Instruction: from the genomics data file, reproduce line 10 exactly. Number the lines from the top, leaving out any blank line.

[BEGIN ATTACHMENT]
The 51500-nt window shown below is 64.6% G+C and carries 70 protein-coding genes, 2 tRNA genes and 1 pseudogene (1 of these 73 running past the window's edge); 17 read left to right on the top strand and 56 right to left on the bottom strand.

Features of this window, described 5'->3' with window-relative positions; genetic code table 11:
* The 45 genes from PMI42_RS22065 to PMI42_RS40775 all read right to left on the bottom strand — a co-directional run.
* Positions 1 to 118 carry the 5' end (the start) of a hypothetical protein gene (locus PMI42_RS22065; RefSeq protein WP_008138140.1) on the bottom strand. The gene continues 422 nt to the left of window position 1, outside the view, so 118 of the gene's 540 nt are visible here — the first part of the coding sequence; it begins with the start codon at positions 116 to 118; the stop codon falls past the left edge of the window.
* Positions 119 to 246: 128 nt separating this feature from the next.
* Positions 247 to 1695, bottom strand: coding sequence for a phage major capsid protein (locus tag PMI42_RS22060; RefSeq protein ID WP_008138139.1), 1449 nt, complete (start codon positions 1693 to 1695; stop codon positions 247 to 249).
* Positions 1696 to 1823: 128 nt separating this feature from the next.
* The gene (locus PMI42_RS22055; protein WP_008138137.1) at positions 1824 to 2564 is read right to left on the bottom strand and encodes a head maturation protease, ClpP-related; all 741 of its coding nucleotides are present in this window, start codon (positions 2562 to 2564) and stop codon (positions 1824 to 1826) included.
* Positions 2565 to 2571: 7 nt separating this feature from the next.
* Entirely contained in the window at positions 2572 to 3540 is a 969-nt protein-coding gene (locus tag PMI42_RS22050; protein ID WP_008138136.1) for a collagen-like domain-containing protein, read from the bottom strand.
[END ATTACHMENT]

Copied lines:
* Entirely contained in the window at positions 2572 to 3540 is a 969-nt protein-coding gene (locus tag PMI42_RS22050; protein ID WP_008138136.1) for a collagen-like domain-containing protein, read from the bottom strand.